Qualis, a specialized contract metrology firm in Germany – uses a CMM-operated laser scanner from Nikon Metrology. Where tactile measurement falls short on fragile, flexible or complex parts made of metal, plastic or composite, the non-contact laser scanner accurately and efficiently digitizes the complete geometry of parts. The acquired 3D scans help Qualis metrologists assist customers in optimizing product design and verifying serial production quality.
Straightforward CMM programming and automated inspection and reporting in Nikon Metrology Focus software enable them to turn around inspection jobs quickly. Also for tactile inspection jobs, Qualis customers increasingly request laser scanning and associated interactive reporting to gain deeper and more complete insight.
Stretching the limitations of existing CMM infrastructure
Qualis is a growing contract metrology firm located in the Frankfurt area. Founded by metrology specialist Martin Reinhardt, Qualis gradually built a name for itself in the German automotive supplier industry. On customer demand, Qualis metrology engineers perform contract inspection work on tooth wheels, covers, valves, plastic buttons and switches, electronics, turbine blades, and a diversity of other parts. 90% of Qualis metrology activity focuses on non-metal components, such as plastics, composites and other compound material types. In addition to executing contract metrology work, Qualis Service maintains and supports metrology equipment of different makes.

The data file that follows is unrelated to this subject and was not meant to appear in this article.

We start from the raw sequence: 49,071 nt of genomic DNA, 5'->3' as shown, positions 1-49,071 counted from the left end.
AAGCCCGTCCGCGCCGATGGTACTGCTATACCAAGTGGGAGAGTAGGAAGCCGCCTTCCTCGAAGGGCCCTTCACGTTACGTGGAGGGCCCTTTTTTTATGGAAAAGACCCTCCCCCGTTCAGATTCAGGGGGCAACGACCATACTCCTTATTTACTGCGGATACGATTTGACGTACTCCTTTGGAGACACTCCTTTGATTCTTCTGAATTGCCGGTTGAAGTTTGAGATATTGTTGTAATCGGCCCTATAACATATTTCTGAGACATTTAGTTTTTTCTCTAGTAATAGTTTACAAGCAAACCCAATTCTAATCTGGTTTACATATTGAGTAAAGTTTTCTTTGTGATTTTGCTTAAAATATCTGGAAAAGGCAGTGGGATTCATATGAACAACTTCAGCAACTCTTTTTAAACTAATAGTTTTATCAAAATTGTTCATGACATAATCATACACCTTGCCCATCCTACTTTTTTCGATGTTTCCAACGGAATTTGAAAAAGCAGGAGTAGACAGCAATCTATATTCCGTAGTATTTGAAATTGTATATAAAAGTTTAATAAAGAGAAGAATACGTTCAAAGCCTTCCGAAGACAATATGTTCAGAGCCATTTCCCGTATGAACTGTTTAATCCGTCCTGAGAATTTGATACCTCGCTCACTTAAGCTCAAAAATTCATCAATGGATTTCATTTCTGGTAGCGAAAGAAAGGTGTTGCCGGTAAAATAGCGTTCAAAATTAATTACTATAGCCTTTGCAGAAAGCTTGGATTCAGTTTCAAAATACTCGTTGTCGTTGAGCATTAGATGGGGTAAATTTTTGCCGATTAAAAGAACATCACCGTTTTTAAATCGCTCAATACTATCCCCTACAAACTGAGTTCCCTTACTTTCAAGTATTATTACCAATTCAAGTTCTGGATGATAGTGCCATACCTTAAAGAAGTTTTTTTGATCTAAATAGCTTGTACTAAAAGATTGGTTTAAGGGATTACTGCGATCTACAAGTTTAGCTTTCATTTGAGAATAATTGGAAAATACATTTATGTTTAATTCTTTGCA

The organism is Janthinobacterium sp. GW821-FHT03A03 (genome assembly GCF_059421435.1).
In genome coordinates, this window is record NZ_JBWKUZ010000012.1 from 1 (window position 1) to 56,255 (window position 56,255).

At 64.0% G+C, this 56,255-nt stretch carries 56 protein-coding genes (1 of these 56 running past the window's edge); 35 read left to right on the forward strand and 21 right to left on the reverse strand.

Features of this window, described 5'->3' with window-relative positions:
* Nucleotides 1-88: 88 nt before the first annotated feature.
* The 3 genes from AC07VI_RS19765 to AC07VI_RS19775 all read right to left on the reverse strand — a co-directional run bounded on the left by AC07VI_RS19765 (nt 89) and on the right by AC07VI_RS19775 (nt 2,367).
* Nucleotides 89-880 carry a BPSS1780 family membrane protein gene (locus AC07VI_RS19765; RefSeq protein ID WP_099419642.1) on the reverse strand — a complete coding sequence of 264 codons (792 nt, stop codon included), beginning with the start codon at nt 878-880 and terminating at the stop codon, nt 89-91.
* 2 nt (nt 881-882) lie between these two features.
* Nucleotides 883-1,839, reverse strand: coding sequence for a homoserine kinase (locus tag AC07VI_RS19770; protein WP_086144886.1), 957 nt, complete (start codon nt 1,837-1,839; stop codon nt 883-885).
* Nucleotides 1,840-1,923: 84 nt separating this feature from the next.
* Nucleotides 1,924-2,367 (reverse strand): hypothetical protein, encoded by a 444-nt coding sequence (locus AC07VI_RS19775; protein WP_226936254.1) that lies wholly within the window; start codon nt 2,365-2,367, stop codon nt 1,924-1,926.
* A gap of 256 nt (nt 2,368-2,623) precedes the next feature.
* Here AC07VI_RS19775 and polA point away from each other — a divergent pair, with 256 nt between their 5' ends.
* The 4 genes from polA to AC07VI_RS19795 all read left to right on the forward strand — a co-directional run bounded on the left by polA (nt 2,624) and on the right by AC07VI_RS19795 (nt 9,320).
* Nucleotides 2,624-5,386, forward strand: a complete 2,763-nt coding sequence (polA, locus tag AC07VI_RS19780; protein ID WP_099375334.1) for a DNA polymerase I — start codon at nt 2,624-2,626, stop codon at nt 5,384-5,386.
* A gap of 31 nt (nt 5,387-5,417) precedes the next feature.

Driven by a desire to successfully tackle any inspection challenge, Qualis retrofitted one of its CMMs with a Nikon Metrology LC15 laser scanner. This 3D laser line scanner, specifically designed for highly accurate scanning, inspects a specimen by beaming a 15mm wide laser stripe on the surface of the part being inspected. The built-in camera dynamically captures the projected laser stripe, and scanner electronics generate a continuous stream of 3D measurement point coordinates. Following this approach, the entire surfaces of parts – including features and freeform areas – are digitized in an accurate and efficient fashion. These kinds of metrology solutions are very helpful in the inspection of plastics and polymer (coated) parts, which often face different mold and post shrinkage and moisture growth characteristics.
Compared to touch probes that can potentially scratch fragile components or press flexible parts, laser scanning is entirely non-contact. Also for structures with low rigidity, such as thin bended bars, the use of laser scanning avoids challenging fixturing and unreliable touch probing. Qualis engineers opted for laser scanning when asked to investigate a thin component for an open roof system for a major German vehicle. It concerned a spring-loaded thin bended bar made of metal that forms the core of the air-lifting flap that minimizes noise disturbance when the roof is open. At Qualis, engineers simply put the part on a pedestal on the CMM granite, and scan the part to digitize its shape.